Sympathy usually involves a form of judgment. Empathy does not; it is non- judgmental. Sympathy usually implies some level of condescension in the judgment. Empathy carries no such meaning. Sympathy is sometimes appropriate, for instance, with a child. The essence of empathy is that you seek to understand the other, without judgment. Empathy does not necessarily lead to agreement; it does lead to deep, full- hearted understanding, emotionally as well as intellectually.

Empathy involves so much more than registering, reflecting and intellectual understanding. Importantly, with empathic listening one learns to listen with the heart. We have learned through studies in neuroscience, that the heart is much more than merely a blood pumping organ. With over 40,000 neurons, neurotransmitters, a magnetic field far greater than the brain, and a direct connection to the brain, the vagus nerve, the heart is an organ of intelligence.

As we are gaining understanding and an appreciation into the nature of this organ of intelligence, we begin to appreciate Jesus’ request that we love God, not only with our mind, but also with our heart, and our body, and our soul. Each level is distinct, yet connected to the other areas.

Could our educational program within the Urantia Community seek to encompass more than just the understanding of the intellect and attentive listening, but also empathetic listening? This is the question before us. I think we can, with some imagination and some understanding of the breakthroughs that are happening in the field of emotional intelligence and the arena of cognitive behavioral psychology.

Longer Term Consideration

The divine spirit makes contact with mortal man, not by feelings or emotions, but in the realm of the highest and most spiritualized thinking. It is your thoughts, not your feelings, that lead you Godward. The divine nature may be perceived only with the eyes of the mind. But the mind that really discerns God, hears the indwelling Adjuster, is the pure mind. "Without holiness no man may see the Lord." All such inner and spiritual communion is termed spiritual insight. Such religious experiences result from the impress made upon the mind of man by the combined operations of the Adjuster and the Spirit of Truth as they function amid and upon the ideas, ideals, insights, and spirit strivings of the evolving sons of God. (101:1.3)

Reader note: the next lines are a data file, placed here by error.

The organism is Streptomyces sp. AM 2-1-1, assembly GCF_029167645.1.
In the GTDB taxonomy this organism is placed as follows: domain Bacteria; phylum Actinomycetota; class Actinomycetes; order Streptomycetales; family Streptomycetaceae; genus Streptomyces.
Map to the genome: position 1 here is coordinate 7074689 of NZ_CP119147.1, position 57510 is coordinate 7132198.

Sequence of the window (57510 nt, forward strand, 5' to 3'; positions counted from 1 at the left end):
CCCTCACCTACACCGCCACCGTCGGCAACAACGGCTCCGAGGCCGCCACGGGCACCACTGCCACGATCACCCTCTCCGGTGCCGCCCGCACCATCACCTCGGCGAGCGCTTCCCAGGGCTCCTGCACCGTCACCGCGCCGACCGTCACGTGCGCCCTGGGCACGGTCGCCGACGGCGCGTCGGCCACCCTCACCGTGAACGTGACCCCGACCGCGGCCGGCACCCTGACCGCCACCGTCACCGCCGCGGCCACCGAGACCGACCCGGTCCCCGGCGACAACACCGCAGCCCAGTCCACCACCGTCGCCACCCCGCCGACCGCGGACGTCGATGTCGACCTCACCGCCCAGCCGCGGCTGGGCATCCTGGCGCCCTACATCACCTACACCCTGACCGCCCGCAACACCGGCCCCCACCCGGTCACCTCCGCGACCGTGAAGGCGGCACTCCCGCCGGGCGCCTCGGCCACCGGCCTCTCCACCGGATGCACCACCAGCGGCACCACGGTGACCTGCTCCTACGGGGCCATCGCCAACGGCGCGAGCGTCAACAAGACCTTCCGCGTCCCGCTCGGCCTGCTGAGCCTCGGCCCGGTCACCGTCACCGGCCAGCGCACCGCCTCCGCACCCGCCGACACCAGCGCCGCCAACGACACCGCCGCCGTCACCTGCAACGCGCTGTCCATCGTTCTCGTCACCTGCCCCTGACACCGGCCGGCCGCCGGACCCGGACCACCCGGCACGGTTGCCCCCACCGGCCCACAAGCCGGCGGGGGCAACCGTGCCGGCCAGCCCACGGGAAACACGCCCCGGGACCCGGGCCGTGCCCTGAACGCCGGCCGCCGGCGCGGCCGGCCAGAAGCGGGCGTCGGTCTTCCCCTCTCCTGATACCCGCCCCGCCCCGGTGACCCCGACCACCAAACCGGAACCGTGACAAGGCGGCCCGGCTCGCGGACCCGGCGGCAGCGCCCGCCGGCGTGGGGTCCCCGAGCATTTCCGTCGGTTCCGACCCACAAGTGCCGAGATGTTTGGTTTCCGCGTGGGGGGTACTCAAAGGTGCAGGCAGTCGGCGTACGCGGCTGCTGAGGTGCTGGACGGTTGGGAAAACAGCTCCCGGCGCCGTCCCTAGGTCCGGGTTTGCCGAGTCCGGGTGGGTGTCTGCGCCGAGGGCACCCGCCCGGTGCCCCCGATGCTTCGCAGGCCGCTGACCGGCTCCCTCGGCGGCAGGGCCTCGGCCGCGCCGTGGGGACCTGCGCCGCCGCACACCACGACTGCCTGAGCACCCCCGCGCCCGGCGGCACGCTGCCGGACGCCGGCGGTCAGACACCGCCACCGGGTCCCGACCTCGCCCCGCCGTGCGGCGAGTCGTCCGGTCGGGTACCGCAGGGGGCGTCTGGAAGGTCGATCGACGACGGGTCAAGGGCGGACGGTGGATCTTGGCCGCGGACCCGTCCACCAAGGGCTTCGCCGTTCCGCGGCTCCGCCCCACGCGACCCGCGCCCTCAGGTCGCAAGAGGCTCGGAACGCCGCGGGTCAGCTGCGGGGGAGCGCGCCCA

This passage is incredibly important, for it expresses the appreciation of spiritualized thoughts, not just “thoughts” as is often quoted. Many Study Groups already have a component of worship in their program, some at the beginning, some at the end, some both. It my personal observation that the quality of the conversation is greatly enhanced when a study group takes advantage of such spiritual communion.

We know that the great gift of personality carries at least three significant attributes: 1) the capacity for self- conscious reflection, 2) the capacity for self- direction, and 3) the unique identity of that person. Recognizing the first of these attributes as the thinking processes, we might ask how we might more thoroughly prepare the mind for “the impress made upon the mind of man by the combined operations of the Adjuster and Spirit of Truth as the function amid and upon the ideas, ideals, insights, and spirit strivings of the evolving sons of God .” (101:1.3)

We are provided with some habits that might be cultivated. A good habit requires skill, knowledge and desire, and the Cuisinart of time. With these elements, much can be achieved. The Urantia Book provides a clue as to those habits which lead to a divine impress upon our minds.

Religious habits of thinking and acting are contributory to the economy of spiritual growth. One can develop religious predispositions toward favorable reaction to spiritual stimuli, a sort of conditioned spiritual reflex. Habits which favor religious growth embrace cultivated sensitivity to divine values, recognition of religious living in others, reflective meditation on cosmic meanings, worshipful problem solving, sharing one's spiritual life with one's fellows, avoidance of selfishness, refusal to presume on divine mercy, living as in the presence of God. (100.1.8)

In agreement with the approach of Cognitive Therapy, a revelation is intended to help us think straight. I recall a god daughter whose grandparents tried to convince her that her parents administered corporal punishment because they loved her. She replied: “Grandpa, Grandma, you are not thinking straight.”

The religious habits noted above are “contributory to the economy of spiritual growth.” We might ask ourselves: 1) what intentional habits do we incorporate to cultivate “sensitivity to divine values”? 2) what is our response when we recognize “religious living in others”? 3) is our study group a “reflective meditation on cosmic meanings”? are there other ways to engage in such “reflective meditation”? 4) what does “worshipful problem solving” mean to us individually? Reflect upon the last time you engaged in such “problem solving”? 5) do we share our “spiritual life with one’s fellows” in study group, outside of study group? 6) what does “avoidance of selfishness” mean? How do we do this? 7) what does “refusal to presume on divine mercy” mean? How have we done this? 8) what practices do we engage to live “as in the presence of God”? discuss how these practices operate for you?